Sukkah: The Spiritual Environment

Nov 24, 2014

R. Aryeh Feldman

A guiding principle in Torah thought is that mitzvot (commandments) require kavannah, intention. Practically speaking, this means having in mind as we are doing the mitzva that we are fulfilling the Diving Will. When it comes to the mitzvah of sukkah, however, this level of kavannah is not enough. We must also know why G-d commanded us to do this mitzva, based on the verse, ”So the generations will know that I placed Bnei Yisroel in sukkot.” And yet, in a seeming paradox, we know that one can fulfill the mitzvah of sukkah when sleeping (i.e. without awareness). How can this be?

The answer can be found in Parshat Vayishlach. The first time we find the idea of sukkah mentioned is after Yaakov Avinu meets Eisav. When he saw that his own malach (the Saro Shel Eisav) was unable to defeat Yaakov, Eisav desired to accompany Yaakov on his journey. He figured that because the physical world was his playground, he would eventually get his chance to overcome Yaakov. Yaakov’s antidote was to separate himself from Eisav and build sukkot for his children and possessions. Surrounded by walls, with only sky above, the sukkah served as a spiritual haven for Yaakov’s family. Their new dwelling was not of olam hazeh; it provided an insulation from Eisav and this world, but not from Hashem.

Our Sukkahs serve the same role for us. The chag of Sukkot follows the judgement periods of Rosh Hashanah and Yom Kippur. We concentrate on cleansing ourselves from sin, to in effect become different people. Once we have accomplished this, we must protect ourselves from the material world and create a spiritual environment which separates us from temptation and sin. The sukkah reminds us that olam hazeh is only temporary. It keeps us focused on our connection to the spiritual.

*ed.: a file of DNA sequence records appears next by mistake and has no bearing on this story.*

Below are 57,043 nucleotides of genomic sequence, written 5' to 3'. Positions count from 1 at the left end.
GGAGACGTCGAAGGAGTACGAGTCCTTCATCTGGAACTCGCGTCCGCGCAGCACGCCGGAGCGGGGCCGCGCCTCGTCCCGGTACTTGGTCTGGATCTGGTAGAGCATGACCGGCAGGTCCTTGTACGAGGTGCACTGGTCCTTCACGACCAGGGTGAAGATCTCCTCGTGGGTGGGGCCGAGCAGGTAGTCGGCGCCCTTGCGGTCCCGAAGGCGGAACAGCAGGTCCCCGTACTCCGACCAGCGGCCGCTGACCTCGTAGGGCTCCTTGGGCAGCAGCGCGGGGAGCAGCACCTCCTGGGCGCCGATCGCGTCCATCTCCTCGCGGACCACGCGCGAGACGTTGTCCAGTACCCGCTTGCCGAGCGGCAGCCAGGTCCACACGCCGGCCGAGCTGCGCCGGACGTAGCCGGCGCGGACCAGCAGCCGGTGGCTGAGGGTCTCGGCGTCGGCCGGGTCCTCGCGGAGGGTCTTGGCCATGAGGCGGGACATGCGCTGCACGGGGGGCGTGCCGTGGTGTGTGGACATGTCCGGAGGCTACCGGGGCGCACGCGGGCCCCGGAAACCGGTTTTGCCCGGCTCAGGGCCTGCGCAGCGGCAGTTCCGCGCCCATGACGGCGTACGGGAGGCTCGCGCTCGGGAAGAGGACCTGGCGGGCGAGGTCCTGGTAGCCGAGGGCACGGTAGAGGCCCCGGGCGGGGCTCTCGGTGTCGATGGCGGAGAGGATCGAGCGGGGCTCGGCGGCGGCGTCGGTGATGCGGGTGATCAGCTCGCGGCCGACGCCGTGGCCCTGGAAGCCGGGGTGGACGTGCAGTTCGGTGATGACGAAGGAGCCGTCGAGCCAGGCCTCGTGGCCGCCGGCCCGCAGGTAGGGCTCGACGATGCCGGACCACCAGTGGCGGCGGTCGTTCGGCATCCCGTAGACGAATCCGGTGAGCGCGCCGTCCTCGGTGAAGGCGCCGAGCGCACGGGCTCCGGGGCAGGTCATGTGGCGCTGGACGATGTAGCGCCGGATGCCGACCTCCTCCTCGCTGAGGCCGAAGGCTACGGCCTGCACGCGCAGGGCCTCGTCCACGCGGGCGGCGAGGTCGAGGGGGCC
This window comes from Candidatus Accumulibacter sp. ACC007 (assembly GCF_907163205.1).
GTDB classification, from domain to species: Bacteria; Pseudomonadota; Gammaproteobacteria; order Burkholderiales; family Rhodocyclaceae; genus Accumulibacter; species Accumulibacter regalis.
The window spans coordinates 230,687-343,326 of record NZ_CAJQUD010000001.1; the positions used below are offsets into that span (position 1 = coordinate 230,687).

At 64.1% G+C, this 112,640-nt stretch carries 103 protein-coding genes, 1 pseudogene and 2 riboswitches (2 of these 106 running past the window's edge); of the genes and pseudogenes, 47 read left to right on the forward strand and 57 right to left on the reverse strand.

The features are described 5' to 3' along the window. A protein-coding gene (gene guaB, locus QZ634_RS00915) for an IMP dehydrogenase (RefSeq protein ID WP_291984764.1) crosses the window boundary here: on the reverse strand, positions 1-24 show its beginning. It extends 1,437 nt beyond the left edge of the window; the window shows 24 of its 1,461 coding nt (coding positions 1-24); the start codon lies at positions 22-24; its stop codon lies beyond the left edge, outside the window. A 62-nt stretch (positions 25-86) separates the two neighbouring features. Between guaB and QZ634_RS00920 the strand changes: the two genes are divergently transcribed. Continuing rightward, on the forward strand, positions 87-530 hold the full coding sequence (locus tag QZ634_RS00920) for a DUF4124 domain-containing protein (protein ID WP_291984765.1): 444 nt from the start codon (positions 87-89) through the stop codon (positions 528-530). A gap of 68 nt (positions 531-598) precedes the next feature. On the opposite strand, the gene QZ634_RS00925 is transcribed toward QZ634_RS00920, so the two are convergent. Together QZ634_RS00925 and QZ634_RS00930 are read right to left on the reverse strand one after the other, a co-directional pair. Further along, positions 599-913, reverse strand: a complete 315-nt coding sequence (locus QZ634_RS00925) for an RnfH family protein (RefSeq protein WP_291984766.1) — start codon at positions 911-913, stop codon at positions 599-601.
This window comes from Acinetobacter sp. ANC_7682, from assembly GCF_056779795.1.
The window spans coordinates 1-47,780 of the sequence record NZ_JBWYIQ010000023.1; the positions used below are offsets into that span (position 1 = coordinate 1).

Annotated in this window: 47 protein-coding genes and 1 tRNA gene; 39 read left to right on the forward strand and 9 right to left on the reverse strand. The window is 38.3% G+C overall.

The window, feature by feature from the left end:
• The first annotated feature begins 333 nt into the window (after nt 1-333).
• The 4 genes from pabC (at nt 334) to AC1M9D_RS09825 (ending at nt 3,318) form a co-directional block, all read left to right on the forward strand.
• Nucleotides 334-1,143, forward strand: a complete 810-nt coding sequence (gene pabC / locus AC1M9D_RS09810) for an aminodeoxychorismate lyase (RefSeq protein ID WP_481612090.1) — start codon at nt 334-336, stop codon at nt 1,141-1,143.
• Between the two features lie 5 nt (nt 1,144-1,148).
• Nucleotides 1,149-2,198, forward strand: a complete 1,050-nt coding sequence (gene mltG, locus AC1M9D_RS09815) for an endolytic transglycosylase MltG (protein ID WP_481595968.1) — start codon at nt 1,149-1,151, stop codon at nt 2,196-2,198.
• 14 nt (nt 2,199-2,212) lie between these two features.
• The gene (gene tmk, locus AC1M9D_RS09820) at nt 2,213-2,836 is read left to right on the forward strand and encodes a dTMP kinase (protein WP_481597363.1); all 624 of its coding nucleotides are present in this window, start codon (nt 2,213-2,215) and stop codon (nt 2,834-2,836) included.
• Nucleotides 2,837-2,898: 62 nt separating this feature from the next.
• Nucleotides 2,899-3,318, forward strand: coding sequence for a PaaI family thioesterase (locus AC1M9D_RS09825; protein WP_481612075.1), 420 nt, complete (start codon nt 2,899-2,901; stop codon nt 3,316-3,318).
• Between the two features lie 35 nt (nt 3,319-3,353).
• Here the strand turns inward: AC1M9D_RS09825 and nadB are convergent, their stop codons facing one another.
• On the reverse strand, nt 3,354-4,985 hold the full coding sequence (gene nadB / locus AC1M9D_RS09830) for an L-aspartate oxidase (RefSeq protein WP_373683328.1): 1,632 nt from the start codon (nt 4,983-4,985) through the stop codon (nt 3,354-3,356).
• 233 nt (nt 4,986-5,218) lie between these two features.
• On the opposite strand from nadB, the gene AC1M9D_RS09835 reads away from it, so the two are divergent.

In order to create and maintain this new world, we must be cognizant of what lies behind the mitzvah of sukkah. Since we are not on Yaakov Avinu’s level, we are required to know that we are dwelling in sukkot because Hashem protected us in the midbar with clouds of glory. Just as the clouds of glory insulated us in the midbar and connected us to Hashem, the sukkah insulates us from this world and keeps us focused on the idea of teshuva and serving Hashem.

Creating the environment of the sukkah is the first component of the mitzva. The second is dwelling in the environment. Once the environment has been created (through our initial mindset that the sukkot are reminiscent of Hashem’s protection in the desert — the special kavanna required for the mitzva of sukkah) anything done in the environment serves to strengthen one’s connection to Hashem. This is true even if, as with sleeping, it is done without awareness.

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